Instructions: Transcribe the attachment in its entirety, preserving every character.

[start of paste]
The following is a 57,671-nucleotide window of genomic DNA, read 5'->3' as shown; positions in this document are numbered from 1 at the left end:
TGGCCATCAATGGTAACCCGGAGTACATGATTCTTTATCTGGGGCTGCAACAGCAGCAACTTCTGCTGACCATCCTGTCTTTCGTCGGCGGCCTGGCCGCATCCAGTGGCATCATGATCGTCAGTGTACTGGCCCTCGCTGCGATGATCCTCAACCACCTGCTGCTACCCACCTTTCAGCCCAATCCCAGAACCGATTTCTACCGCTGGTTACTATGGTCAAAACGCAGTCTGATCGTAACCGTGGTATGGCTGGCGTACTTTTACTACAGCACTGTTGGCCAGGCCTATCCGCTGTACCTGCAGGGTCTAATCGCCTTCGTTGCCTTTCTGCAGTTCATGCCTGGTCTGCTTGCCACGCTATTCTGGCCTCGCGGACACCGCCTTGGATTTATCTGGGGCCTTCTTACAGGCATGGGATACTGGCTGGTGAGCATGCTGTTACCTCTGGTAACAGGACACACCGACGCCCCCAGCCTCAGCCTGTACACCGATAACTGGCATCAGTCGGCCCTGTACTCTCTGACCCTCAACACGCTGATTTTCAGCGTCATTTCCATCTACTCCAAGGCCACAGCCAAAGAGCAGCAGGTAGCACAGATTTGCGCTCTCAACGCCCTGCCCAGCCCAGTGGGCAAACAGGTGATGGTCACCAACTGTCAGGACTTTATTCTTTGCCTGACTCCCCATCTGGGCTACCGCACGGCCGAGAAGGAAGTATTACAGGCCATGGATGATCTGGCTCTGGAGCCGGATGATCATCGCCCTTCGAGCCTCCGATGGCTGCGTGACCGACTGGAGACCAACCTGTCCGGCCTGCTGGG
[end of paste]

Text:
The following is a 57,671-nucleotide window of genomic DNA, read 5'->3' as shown; positions in this document are numbered from 1 at the left end:
TGGCCATCAATGGTAACCCGGAGTACATGATTCTTTATCTGGGGCTGCAACAGCAGCAACTTCTGCTGACCATCCTGTCTTTCGTCGGCGGCCTGGCCGCATCCAGTGGCATCATGATCGTCAGTGTACTGGCCCTCGCTGCGATGATCCTCAACCACCTGCTGCTACCCACCTTTCAGCCCAATCCCAGAACCGATTTCTACCGCTGGTTACTATGGTCAAAACGCAGTCTGATCGTAACCGTGGTATGGCTGGCGTACTTTTACTACAGCACTGTTGGCCAGGCCTATCCGCTGTACCTGCAGGGTCTAATCGCCTTCGTTGCCTTTCTGCAGTTCATGCCTGGTCTGCTTGCCACGCTATTCTGGCCTCGCGGACACCGCCTTGGATTTATCTGGGGCCTTCTTACAGGCATGGGATACTGGCTGGTGAGCATGCTGTTACCTCTGGTAACAGGACACACCGACGCCCCCAGCCTCAGCCTGTACACCGATAACTGGCATCAGTCGGCCCTGTACTCTCTGACCCTCAACACGCTGATTTTCAGCGTCATTTCCATCTACTCCAAGGCCACAGCCAAAGAGCAGCAGGTAGCACAGATTTGCGCTCTCAACGCCCTGCCCAGCCCAGTGGGCAAACAGGTGATGGTCACCAACTGTCAGGACTTTATTCTTTGCCTGACTCCCCATCTGGGCTACCGCACGGCCGAGAAGGAAGTATTACAGGCCATGGATGATCTGGCTCTGGAGCCGGATGATCATCGCCCTTCGAGCCTCCGATGGCTGCGTGACCGACTGGAGACCAACCTGTCCGGCCTGCTGGG